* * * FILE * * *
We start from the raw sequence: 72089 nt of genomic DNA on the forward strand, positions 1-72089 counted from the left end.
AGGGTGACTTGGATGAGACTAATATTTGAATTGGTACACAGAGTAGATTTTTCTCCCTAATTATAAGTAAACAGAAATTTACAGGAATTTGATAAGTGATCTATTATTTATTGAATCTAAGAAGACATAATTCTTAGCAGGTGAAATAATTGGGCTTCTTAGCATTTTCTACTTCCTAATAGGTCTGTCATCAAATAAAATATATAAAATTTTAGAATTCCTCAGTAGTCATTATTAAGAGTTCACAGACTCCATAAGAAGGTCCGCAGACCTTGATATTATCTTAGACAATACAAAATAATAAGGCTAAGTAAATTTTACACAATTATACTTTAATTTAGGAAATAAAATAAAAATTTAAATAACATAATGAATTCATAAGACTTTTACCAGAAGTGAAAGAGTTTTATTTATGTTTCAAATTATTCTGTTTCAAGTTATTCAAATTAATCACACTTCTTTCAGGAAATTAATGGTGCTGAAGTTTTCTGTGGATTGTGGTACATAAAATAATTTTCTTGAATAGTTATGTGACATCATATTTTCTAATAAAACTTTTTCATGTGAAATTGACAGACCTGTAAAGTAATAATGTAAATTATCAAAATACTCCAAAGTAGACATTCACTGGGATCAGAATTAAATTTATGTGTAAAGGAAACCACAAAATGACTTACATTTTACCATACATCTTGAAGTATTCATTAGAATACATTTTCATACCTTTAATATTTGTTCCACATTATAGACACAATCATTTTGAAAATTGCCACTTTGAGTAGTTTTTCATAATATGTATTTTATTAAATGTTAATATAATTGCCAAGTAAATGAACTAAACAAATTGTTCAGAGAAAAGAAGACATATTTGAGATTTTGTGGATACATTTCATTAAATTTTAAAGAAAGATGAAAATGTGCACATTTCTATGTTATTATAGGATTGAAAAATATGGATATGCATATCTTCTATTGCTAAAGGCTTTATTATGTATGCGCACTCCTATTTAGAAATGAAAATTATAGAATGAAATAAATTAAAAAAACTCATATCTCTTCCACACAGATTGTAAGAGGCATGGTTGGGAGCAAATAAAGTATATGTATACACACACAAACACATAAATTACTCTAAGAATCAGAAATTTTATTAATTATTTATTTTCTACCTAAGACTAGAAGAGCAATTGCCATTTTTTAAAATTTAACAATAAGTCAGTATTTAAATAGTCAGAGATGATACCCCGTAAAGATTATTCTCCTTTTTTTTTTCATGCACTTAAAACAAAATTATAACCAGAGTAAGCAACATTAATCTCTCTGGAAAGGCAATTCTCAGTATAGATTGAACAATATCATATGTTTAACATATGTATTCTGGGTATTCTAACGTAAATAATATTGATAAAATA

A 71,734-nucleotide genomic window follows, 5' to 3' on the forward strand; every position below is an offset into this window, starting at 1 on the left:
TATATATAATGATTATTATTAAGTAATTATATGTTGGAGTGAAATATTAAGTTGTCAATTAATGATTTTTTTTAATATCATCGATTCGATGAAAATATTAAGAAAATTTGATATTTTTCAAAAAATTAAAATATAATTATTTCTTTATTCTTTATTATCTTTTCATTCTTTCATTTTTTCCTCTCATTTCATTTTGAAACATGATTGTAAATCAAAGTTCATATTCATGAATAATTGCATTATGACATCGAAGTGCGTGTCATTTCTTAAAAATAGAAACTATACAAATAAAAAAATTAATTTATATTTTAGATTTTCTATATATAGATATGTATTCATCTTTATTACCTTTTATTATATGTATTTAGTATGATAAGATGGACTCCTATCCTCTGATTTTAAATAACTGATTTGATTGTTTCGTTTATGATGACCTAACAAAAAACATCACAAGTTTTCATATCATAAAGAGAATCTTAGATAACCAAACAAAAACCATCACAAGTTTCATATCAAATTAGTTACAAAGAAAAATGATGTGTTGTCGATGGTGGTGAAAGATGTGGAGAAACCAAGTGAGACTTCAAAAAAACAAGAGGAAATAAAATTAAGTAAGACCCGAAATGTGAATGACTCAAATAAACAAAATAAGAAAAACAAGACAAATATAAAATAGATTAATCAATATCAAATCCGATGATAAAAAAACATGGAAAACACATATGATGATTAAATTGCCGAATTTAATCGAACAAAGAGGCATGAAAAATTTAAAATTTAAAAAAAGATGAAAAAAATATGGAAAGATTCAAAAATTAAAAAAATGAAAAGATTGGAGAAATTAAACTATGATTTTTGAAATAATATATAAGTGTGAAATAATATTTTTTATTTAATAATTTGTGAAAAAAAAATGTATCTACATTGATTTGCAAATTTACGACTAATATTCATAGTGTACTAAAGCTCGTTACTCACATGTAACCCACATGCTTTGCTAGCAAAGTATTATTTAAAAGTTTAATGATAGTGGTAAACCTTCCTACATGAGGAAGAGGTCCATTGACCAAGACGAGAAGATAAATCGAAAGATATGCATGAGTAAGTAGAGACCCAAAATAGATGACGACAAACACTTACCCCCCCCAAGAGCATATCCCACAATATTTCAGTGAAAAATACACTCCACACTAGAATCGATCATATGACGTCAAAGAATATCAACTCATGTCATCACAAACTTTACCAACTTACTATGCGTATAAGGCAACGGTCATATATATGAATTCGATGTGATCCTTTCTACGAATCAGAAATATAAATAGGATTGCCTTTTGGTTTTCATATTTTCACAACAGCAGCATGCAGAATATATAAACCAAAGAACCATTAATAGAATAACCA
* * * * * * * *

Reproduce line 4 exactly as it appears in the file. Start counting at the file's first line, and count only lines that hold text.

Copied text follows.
TATATATAATGATTATTATTAAGTAATTATATGTTGGAGTGAAATATTAAGTTGTCAATTAATGATTTTTTTTAATATCATCGATTCGATGAAAATATTAAGAAAATTTGATATTTTTCAAAAAATTAAAATATAATTATTTCTTTATTCTTTATTATCTTTTCATTCTTTCATTTTTTCCTCTCATTTCATTTTGAAACATGATTGTAAATCAAAGTTCATATTCATGAATAATTGCATTATGACATCGAAGTGCGTGTCATTTCTTAAAAATAGAAACTATACAAATAAAAAAATTAATTTATATTTTAGATTTTCTATATATAGATATGTATTCATCTTTATTACCTTTTATTATATGTATTTAGTATGATAAGATGGACTCCTATCCTCTGATTTTAAATAACTGATTTGATTGTTTCGTTTATGATGACCTAACAAAAAACATCACAAGTTTTCATATCATAAAGAGAATCTTAGATAACCAAACAAAAACCATCACAAGTTTCATATCAAATTAGTTACAAAGAAAAATGATGTGTTGTCGATGGTGGTGAAAGATGTGGAGAAACCAAGTGAGACTTCAAAAAAACAAGAGGAAATAAAATTAAGTAAGACCCGAAATGTGAATGACTCAAATAAACAAAATAAGAAAAACAAGACAAATATAAAATAGATTAATCAATATCAAATCCGATGATAAAAAAACATGGAAAACACATATGATGATTAAATTGCCGAATTTAATCGAACAAAGAGGCATGAAAAATTTAAAATTTAAAAAAAGATGAAAAAAATATGGAAAGATTCAAAAATTAAAAAAATGAAAAGATTGGAGAAATTAAACTATGATTTTTGAAATAATATATAAGTGTGAAATAATATTTTTTATTTAATAATTTGTGAAAAAAAAATGTATCTACATTGATTTGCAAATTTACGACTAATATTCATAGTGTACTAAAGCTCGTTACTCACATGTAACCCACATGCTTTGCTAGCAAAGTATTATTTAAAAGTTTAATGATAGTGGTAAACCTTCCTACATGAGGAAGAGGTCCATTGACCAAGACGAGAAGATAAATCGAAAGATATGCATGAGTAAGTAGAGACCCAAAATAGATGACGACAAACACTTACCCCCCCCAAGAGCATATCCCACAATATTTCAGTGAAAAATACACTCCACACTAGAATCGATCATATGACGTCAAAGAATATCAACTCATGTCATCACAAACTTTACCAACTTACTATGCGTATAAGGCAACGGTCATATATATGAATTCGATGTGATCCTTTCTACGAATCAGAAATATAAATAGGATTGCCTTTTGGTTTTCATATTTTCACAACAGCAGCATGCAGAATATATAAACCAAAGAACCATTAATAGAATAACCA